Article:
So as you can see, what was expected to be a great day went south. And while I could have made it much shorter than the 3:30 I was out on the course, that wasn’t happening. Put simply, I don’t believe in DNFs —

1) I’ve got too much pride to ever tap out.
2) I’ve got too much respect for my teammates and the Dare2Tri organization to do so

We all have struggles out on the course, it’s how you deal with them that defines you. I found out after the race that one of my teammates (Eris) had gotten a flat as well and rode back 10 miles on it so their race could keep going.

Naperville is the next planned race, but I may add another before. I’d like a ‘do over’ for this race. Not because it went badly as a Duathlon, but because it went from a Triathlon to a Duathlon. We’ll see what I can put together. And regardless of when it is, I plan to have a seat bag with a flat kit in it.

Thanks so much to the RecPlex for a great day, Dare2Tri for all of their support and Lindsey Cook for guiding me!

Back on the Horse – 6.19.16

fow

Last weekend took a lot out of me. Two days of being pushed by coaches followed by a grueling Triathlon on Sunday put me down for the count for a few days. Monday is my standard off day, but I was limping through Wednesday — even with 3 solid days of heat and Advil. And with other commitments in the back half of the week, today was my first training session since last weekend.

If you want a good Triathlon simulation, head to a local pool on a hot summer day. I wasn’t even thinking that with today being Father’s Day a lot of people would stake places during Adult Float and stay most of the day with the Beach being their Father’s Day event. So instead of a moderate crowd, there were a lot of people — and thus a bigger obstacle course.

So we worked around the crowds, first in the shallow (4ft) end and then in the deeper (13 ft?) water. I played around a little bit with my most favorite drill (bilateral breathing), but gave it up quickly due to the traffic. When we found a little clearer spot, Terri introduced yet another ‘fun’ drill. This one was swimming sidestroke, and IMO is far less fun than bilateral breathing. Like saying a root canal is more fun than a frontal lobotomy.

But just like with bilateral breathing, sidestroking will continue to be part of the workouts. Not because it’s fun, but because you need to have a Swiss army knife of skills out in the water. And since I know bilateral breathing saved me at Leon’s, I won’t fight sidestroking… too much. 😛

And after struggling to do 50m of sidestroke swimming, I have a new found respect for my guides. A lot of them are swimming 10-15 times that without issue to make sure we stay on course.

Back to the scene of the crime (Pleasant Prairie) next weekend. Hopefully I can get at least 2 runs and a swim in before heading back.

2016 Dare2Tri Paratriathlon Camp (aka Pleasant Prairie Take 1) – 6/10 – 6/12/16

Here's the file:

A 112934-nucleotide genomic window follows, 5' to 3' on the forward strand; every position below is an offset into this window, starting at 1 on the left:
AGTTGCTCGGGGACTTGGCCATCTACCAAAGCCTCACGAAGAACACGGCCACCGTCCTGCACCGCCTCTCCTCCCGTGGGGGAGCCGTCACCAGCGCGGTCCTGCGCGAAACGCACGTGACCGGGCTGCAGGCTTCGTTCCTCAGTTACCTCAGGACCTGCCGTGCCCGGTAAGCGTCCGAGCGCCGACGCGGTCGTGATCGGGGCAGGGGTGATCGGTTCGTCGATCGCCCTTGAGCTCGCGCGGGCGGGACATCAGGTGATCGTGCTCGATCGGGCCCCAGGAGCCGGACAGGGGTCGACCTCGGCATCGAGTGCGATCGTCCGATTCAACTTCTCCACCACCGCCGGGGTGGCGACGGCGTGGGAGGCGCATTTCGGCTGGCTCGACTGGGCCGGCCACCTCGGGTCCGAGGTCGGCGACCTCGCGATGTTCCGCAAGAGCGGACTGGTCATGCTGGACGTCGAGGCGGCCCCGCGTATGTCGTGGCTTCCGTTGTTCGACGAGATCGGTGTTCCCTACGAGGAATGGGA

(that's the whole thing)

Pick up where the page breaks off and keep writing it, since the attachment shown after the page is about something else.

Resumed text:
D2T-Award

(Thanks to Dare2Tri Paratriathlon Club for the photo)

For those of you who haven’t read my 2015 Camp blog, please read my 2015 camp blog first. Or if you don’t want to, the thumbnail is this — I had never done a triathlon before, I struggled at camp and managed to cross my first finish line and had some amazing experiences.

Prior to this year’s camp, I had spent about 6 months in the pool, continually getting my ass kicked by one of my coaches. Never fun to wake up at 3:30AM for a 5AM session, but oh so worth it… And there were other times and other ways that both of my main coaches (Coach Stacee Seay and Terri Hayes) pushed me during the last year since camp. If you want details on any of it, just backread through the last year – it’s pretty well chronicled.

Day 0 of camp went pretty much like last year – get to 31st Street Marina, get on the bus to Pleasant Prairie and then crash out early. The slight wrinkle to this year was that I was so spent from the week to that point that I didn’t bother going out to dinner and just crashed.

Day 1 of camp started with the introduction and then led us into the pool with Coach Stacee. Last year I was struggling to do a 50 meter swim and having to stand up at the middle sandbar. This year, while they weren’t as smooth as they should be, I was still churning out 50s, 100s and multiples of 100s. And then I got to do my oh so favorite drill of all time – bilateral breathing. Never a fun one, but oh so useful. Much more on that later on…. When we finished in the pool, we did functional strength drills and then had lunch as a group.

The afternoon of day 1 started out on the bike with Coach Chris. While there were a lot of fundamentals (start/stop, mount/dismount, turns, etc.), it was still great to do. We finished with a run session with Coach Judy that started with the fundamentals (paw and more) and then went to tension running. Last year, I know I struggled on the tension runnings; this year, I was close to beating the camper I was running against. And we got to finish up with the ‘fun’ of running up hill several times, during which I was told I had great arms.

Day 2 started out hot and then only got hotter. I know that I put on full suntan lotion 3 times and had someone else do my legs/face a 4th time. But it was still so hot that I ended up burning in a couple places. Our day started out on the bike doing interval rides up H/88 and lots of turns. For those of you who have never been at Pleasant Prairie, H/88 from Park Place is mostly uphill. Not much fun to do 8 loops of that during training (or 3 loops during the race), but all part of the day. After about 90 minutes on the bike, we went onto the run.